Like Archinect on Facebook.
Sign up to our mailing list.
Parsons, Pratt, or GSAPP?
just got accepted to all 3 schools for their 3 yr master of architecture programs. now decision time!
i want to hear what people have to say about them.
it all depends on what you want to get out of the program.
while i'm sure you don't necessarily have to go this route, gsaap places a heavy emphasis (from the work i've seen and the alumni i've known) on digital design. parametrics, scripting, digital fabrication, all that stuff. if you're into that, you're in the right place for sure. spendy as all hell, but then you have an ivy in your pocket.
though it's an art school, my understanding is that pratt is pretty balanced between the digital stuff and old school modern architecture theory. i'd guess it's probably somewhat easier to choose your own path at pratt than gsaap. the downside of pratt is that the faculty is almost entirely adjunct, so they may have a difficult time assembling a cohesive curriculum. you could potentially take a class from lebbeus woods, which would be incredible.
i don't know a whole lot about parsons other than that the design workshop with david lewis of ltl is badass. the school has a good reputation, but the program hasn't been around all that long, relatively. it's also in manhattan, and shares resources with cooper, etc. one thing that really turned me off about parsons is that they close the studios at night, which just seems completely absurd. they also don't have a whole lot of the sort of facilities that most universities offer (they don't have a gym, for example).
the open houses should clarify some things, but i would first try to decide whether you are more interested in an art school environment (pratt/parsons) or bigtime nurbtown (gsaap).
another thing that you should think about is the fact that you get cheap guaranteed housing at columbia. if the decision was mine; living in the city for three years sounds far more appealing than living in fort greene (pratt) brooklyn, or wherever parson's is at.
Could you explain this cheap guaranteed housing?... (I'm sort of in the same boat as aaa-arch).
When I received the email from GSAPP they mentioned that on-campus housing is possible, but availability is not guaranteed. Let's say I did manage to get housing... any idea as to how much it costs?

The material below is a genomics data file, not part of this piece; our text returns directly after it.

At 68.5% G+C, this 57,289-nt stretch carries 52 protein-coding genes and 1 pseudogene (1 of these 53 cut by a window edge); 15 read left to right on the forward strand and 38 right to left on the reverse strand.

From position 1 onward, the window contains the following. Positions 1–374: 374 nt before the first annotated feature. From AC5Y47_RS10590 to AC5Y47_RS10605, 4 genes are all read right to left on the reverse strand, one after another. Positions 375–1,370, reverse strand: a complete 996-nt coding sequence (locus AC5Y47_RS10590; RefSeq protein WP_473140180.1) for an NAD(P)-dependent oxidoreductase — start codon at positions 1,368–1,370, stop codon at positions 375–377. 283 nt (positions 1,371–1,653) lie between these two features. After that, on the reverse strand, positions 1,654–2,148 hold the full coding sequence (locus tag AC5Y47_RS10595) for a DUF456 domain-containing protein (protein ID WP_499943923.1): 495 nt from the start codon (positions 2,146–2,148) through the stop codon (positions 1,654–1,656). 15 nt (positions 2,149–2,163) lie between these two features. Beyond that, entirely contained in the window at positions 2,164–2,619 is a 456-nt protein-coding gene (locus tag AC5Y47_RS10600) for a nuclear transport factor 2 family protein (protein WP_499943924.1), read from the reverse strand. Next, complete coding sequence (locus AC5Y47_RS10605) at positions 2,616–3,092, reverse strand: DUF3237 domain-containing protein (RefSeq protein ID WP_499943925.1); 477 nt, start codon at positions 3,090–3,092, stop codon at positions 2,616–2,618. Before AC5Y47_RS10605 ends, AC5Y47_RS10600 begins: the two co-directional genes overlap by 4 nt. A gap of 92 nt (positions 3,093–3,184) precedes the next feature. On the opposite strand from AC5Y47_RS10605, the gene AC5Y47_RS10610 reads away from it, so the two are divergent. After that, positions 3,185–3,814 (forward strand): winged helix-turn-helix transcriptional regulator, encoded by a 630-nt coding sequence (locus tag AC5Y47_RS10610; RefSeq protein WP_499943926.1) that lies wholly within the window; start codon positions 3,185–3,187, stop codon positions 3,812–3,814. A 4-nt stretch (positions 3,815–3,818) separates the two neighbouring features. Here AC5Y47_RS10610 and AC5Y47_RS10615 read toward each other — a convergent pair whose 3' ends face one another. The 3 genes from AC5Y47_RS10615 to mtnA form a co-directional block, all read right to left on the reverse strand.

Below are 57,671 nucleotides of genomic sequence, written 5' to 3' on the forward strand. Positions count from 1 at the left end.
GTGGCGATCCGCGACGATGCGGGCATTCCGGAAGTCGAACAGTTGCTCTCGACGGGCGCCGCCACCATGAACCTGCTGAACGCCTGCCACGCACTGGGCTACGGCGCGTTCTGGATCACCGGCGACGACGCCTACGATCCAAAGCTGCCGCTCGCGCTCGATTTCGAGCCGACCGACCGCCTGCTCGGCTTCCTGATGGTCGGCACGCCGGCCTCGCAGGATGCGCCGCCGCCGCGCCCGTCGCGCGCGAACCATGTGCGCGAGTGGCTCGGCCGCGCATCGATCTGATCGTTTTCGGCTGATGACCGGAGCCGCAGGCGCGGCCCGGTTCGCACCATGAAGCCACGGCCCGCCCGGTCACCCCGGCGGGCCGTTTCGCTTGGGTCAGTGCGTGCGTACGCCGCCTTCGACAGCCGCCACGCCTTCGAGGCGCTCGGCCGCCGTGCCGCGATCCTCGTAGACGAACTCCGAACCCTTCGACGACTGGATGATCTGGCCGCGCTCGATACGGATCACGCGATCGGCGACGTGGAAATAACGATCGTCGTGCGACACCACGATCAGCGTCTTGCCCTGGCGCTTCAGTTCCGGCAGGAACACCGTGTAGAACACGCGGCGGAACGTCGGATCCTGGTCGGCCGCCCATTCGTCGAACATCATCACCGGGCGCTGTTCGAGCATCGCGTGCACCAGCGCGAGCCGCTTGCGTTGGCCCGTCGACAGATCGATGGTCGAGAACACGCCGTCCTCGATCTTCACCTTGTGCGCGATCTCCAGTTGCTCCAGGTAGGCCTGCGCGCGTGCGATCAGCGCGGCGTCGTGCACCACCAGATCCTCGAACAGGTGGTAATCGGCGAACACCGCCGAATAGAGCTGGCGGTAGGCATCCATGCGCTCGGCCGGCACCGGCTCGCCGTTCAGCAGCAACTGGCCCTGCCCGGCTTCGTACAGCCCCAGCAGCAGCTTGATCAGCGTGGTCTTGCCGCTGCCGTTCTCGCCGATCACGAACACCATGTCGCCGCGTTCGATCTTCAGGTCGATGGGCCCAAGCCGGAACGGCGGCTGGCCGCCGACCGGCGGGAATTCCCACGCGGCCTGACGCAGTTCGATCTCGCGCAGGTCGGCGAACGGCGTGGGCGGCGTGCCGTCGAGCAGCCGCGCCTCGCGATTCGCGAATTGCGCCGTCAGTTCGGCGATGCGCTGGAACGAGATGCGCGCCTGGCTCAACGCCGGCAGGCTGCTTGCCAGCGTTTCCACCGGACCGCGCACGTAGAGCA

Housing is only guaranteed for incoming freshmen of Columbia 'College' (like most colleges). This does not include graduate students who are entering graduate/professional 'schools' of Columbia. FYI columbia student housing is not cheap. Average monthly rate for shared dorm is $1000 a month.
Pratt and GSAPP are good school, although I would not put 2 schools in the same rank for obvious reason; one is an ivy league university.
Parson is not known for architecture, but they have an enormous budget and they are currently doing some interesting stuff.
I assume you have already seen the works of the students, know who teaches there, know who came out, and most importantly, you have visited the school before you started asking third parties for opinion right ?
$1000 a month including utilities, in morningside heights is really cheap. it's about the same price as living in a 2 bedroom with a roommate in the backwaters of brooklyn (counting utilities, not just rent).
Dear aaa-arch, hello , i was looking in google for opinions about which university is better for masters, and i found this forum ...
im interested in the Master of Architecture, in Columbia and Pratt ! ! right now im starting my Portfolio, i was wondering if you could help me with few doubts that i have, knowing that you has been accepted in both universities ... well , mi mail is:
firstname.lastname@example.org , please contact me... thanks
It's true GSAPP concentrates on digital design, I'm currently attending BA at Columbia and interning at an arch studio where there are two people graduated from GSAPP, they seem really pro at various programs (or I just don't know enough haha)
The program at Parsons is constantly in flux. A nice thing about it is that the Architecture studios share space with lighting design and interior design. There is an optional "integrated studio" where you are teamed up with students from other programs - a valuable resource for learning to coordinate with other trades.
The Design Workshop program at Parsons is a strong one that will provide a great opportunity for a built work in your portfolio before leaving school IN NY. While other schools have similar design build programs, they do not have to work within the parameters of NYC. The last few years have been on landmarked sites - a very good experience for a student.
Are you sure you want to block this user and hide all related comments throughout the site?